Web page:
Once again, Christian returns to the company mantra. It’s unlikely John will react enthusiastically to a project if he’s simply told “it’s going to sell,” Christian states. (He’s personally made that mistake a couple of times. That’s where the prediction failures add up.)  Rather, it is John’s personal belief in the product’s quality that establishes the company’s image. Attaching a well-known name (performer or director) to a project’s sales pitch, for example, is no guarantee it will gain traction with the boss.

Of course, if a product with the Evil Angel name generates a profit, all the better. In that case, “the market just happens to agree with him,” Christian says. But there is an underlying secret at work. John has “folk appeal,” Christian reveals, an intuitive understanding of what people want.

I have no doubt that is true. The company’s red logo shouts quality and tradition. But I also contend that John Stagliano shapes the market. Like Vivid Entertainment’s Steve Hirsch, Wicked Pictures’ Steve Orenstein, and Kink.com’s Peter Acworth, the Stagliano name creates sales. In a pensive moment, Christian concludes, “John is the market.” I could not agree more.

Gender Blind

Among the reasons I’ve come to Evil Angel is to talk feminism in porn. We quickly agree that Fifty Shades of Grey and BDSM have opened another door into the female empowerment arena.

E.A. has a stable of directors who own their content and distribute through the company. Among the team are two active legends, Belladonna and Bobbi Starr. John Stagliano is “gender blind” in his hiring practices and some of Evil Angel’s “hardest stuff” comes from these women, Christian says.

Though I’ve never had the opportunity to converse with Belladonna, I know Bobbi. She’s talked about her struggle to become a director. John gave her that opportunity, as he did with another well-known feminist filmmaker named Tristan Taormino, who refers to him as the Steven Spielberg of porn. Bobbi has not disappointed the company, she is hard core to the core in what she likes to put on film. Incidentally, the 2013 Adult Video News Awards in Las Vegas are close at hand and Bobbi Starr is among the nominees for both Female Performer of the Year and Best Director, a result of hard work and a personal belief in her own creativity.

Christian comments about projects both women have to their credit. “If you didn’t know it was a female directing it, you would think it’s a guy” casting women in a submissive role, he says. Belladonna and Bobbi deliberately capture the male gonzo point of view and then contradictorily take possession of it, a characteristic of what I call pornography feminism.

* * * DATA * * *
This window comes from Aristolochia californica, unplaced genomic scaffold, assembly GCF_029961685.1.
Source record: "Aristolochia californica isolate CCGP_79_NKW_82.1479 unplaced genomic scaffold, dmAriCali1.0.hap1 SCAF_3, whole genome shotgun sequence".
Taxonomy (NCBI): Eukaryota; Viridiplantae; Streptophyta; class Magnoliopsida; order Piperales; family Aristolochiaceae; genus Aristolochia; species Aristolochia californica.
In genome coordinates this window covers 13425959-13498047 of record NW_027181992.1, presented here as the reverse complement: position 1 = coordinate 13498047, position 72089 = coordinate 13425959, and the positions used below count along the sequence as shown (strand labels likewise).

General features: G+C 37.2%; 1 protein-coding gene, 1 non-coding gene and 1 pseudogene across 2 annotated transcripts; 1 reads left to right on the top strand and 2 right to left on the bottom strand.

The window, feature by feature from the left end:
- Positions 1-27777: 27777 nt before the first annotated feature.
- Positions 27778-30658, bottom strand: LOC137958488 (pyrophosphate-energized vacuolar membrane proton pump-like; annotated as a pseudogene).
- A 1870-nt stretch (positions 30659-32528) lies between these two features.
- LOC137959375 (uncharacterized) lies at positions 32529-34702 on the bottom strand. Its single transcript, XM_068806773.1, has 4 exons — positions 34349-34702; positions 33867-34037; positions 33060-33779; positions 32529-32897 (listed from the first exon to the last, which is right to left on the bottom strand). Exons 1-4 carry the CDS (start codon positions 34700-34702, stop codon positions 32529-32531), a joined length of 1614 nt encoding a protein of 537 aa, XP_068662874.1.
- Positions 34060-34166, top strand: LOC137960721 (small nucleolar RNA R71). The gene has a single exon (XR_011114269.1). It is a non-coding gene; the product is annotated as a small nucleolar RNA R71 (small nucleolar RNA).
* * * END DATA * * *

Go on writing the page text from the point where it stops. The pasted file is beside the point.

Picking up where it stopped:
But is this feminism in Christian’s view? Yes, he affirms, and goes on to suggest that E.A. directors “who are interested in dominance and role-play” reflect a modern porn POV that puts women in charge of the on screen sex. He mentions one male director who often shoots “high art bondage” and though the viewer might get the impression that he dislikes women, female performers “love working for him.”  In fact, it is often the women who “push the envelope;” in other words, female subjugation on film is often driven by the women themselves.

The upshot is a “new prototype of performer,” Christian asserts, who relishes working for female directors “trying to out hard core each other.” There is a downside to this scenario, he concedes, the sex can deteriorate into “acrobatics” that are devoid of creativity.  Finding balance is not always easy.

Christian understands the erotic perspectives of new century women. They are claiming ownership of their sexuality, refusing “to be told how they’re supposed to behave sexually,” he says. They’re insisting that their boundaries be expanded; they want to go “deeper” into their fantasies and this adventure includes the submissive and dominant sides of the role play.

In short, BDSM is now an “equal opportunity” playing field, Christian asserts, that gives women choices with an added benefit: accessorizing. In his analysis, that may be Fifty Shades’ real attraction. The story shines a light on “something that has existed for a while now,” he points out, the fascination with fetishes and role-play that gives permission to have fun with the attire, the leather, and the bondage gear. For reference, take a peek at a trailer for The Fashionistas or Voracious. Once again, Evil Angel is a step ahead of this curve.

Christian reviews what everyone secretly knows but few outside of the porn world act out. “A lot of sex fantasy is about power, role-reversal,” he says, emphasizing that men can be submissive to female dominance. Something, I might add, that many anti-porn people don’t take time to consider because they are lost in their monomaniacal vision that porn is violence against women.

“Part of a woman’s empowerment,” Christian explains, “and part of the modern woman owning her own sexuality includes the right to express herself”‘ in any role she might want. In relating the Fifty Shades phenomenon, Christian postulates, “When modern women are given the right to choose, they are frequently choosing to be submissive.”

A Final Shot Before We Head OutPhoto by Bill Knight

A Final Shot Before We Head Out
Photo by Bill Knight

Christian Mann’s conversational intensity is speeding the time away and before long his agenda demands attention. We’ve gone way over the time he allowed for me, I’m sure. But I can’t leave without a final inquiry. I ask Christian for a personal vision.

He sees himself as moving Evil Angel through changing times. Most important is keeping the erotic experience for the consumer at its highest level and the best way to do that is to market a quality product.

The philosophy of John Stagliano is everywhere inside this inconspicuous storefront.